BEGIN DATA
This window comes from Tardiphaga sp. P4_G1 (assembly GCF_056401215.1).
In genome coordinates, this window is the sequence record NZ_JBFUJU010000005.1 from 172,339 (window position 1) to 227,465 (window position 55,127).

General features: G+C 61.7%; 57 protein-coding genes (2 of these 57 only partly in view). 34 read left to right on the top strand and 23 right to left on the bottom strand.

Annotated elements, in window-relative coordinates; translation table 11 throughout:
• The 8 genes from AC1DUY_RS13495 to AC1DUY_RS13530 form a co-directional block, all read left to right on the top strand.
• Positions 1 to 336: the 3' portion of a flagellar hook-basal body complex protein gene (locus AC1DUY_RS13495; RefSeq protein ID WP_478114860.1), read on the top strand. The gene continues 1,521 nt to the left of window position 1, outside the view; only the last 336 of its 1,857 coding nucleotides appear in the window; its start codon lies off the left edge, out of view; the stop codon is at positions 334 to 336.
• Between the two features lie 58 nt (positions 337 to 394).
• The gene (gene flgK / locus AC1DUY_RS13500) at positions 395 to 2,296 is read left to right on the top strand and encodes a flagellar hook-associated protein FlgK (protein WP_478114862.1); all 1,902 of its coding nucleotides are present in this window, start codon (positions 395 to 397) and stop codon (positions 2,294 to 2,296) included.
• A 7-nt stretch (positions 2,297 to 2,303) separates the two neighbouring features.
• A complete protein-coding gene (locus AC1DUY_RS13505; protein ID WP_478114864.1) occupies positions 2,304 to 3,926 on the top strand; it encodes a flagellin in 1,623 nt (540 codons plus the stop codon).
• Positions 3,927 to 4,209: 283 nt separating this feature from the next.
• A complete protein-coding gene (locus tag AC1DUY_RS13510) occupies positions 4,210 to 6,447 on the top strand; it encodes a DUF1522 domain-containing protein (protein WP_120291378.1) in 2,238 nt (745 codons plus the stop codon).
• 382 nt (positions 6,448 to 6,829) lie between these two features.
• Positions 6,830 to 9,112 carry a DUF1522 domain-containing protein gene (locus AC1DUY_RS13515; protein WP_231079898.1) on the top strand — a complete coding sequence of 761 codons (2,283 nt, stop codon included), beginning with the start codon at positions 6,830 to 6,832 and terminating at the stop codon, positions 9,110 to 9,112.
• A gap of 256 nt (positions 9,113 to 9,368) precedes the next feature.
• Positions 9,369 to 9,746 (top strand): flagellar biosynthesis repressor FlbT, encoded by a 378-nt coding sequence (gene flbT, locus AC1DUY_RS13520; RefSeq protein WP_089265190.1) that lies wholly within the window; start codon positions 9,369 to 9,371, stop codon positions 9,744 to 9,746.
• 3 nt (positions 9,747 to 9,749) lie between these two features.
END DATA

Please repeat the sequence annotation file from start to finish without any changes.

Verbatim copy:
This window comes from Tardiphaga sp. P4_G1 (assembly GCF_056401215.1).
In genome coordinates, this window is the sequence record NZ_JBFUJU010000005.1 from 172,339 (window position 1) to 227,465 (window position 55,127).

General features: G+C 61.7%; 57 protein-coding genes (2 of these 57 only partly in view). 34 read left to right on the top strand and 23 right to left on the bottom strand.

Annotated elements, in window-relative coordinates; translation table 11 throughout:
• The 8 genes from AC1DUY_RS13495 to AC1DUY_RS13530 form a co-directional block, all read left to right on the top strand.
• Positions 1 to 336: the 3' portion of a flagellar hook-basal body complex protein gene (locus AC1DUY_RS13495; RefSeq protein ID WP_478114860.1), read on the top strand. The gene continues 1,521 nt to the left of window position 1, outside the view; only the last 336 of its 1,857 coding nucleotides appear in the window; its start codon lies off the left edge, out of view; the stop codon is at positions 334 to 336.
• Between the two features lie 58 nt (positions 337 to 394).
• The gene (gene flgK / locus AC1DUY_RS13500) at positions 395 to 2,296 is read left to right on the top strand and encodes a flagellar hook-associated protein FlgK (protein WP_478114862.1); all 1,902 of its coding nucleotides are present in this window, start codon (positions 395 to 397) and stop codon (positions 2,294 to 2,296) included.
• A 7-nt stretch (positions 2,297 to 2,303) separates the two neighbouring features.
• A complete protein-coding gene (locus AC1DUY_RS13505; protein ID WP_478114864.1) occupies positions 2,304 to 3,926 on the top strand; it encodes a flagellin in 1,623 nt (540 codons plus the stop codon).
• Positions 3,927 to 4,209: 283 nt separating this feature from the next.
• A complete protein-coding gene (locus tag AC1DUY_RS13510) occupies positions 4,210 to 6,447 on the top strand; it encodes a DUF1522 domain-containing protein (protein WP_120291378.1) in 2,238 nt (745 codons plus the stop codon).
• 382 nt (positions 6,448 to 6,829) lie between these two features.
• Positions 6,830 to 9,112 carry a DUF1522 domain-containing protein gene (locus AC1DUY_RS13515; protein WP_231079898.1) on the top strand — a complete coding sequence of 761 codons (2,283 nt, stop codon included), beginning with the start codon at positions 6,830 to 6,832 and terminating at the stop codon, positions 9,110 to 9,112.
• A gap of 256 nt (positions 9,113 to 9,368) precedes the next feature.
• Positions 9,369 to 9,746 (top strand): flagellar biosynthesis repressor FlbT, encoded by a 378-nt coding sequence (gene flbT, locus AC1DUY_RS13520; RefSeq protein WP_089265190.1) that lies wholly within the window; start codon positions 9,369 to 9,371, stop codon positions 9,744 to 9,746.
• 3 nt (positions 9,747 to 9,749) lie between these two features.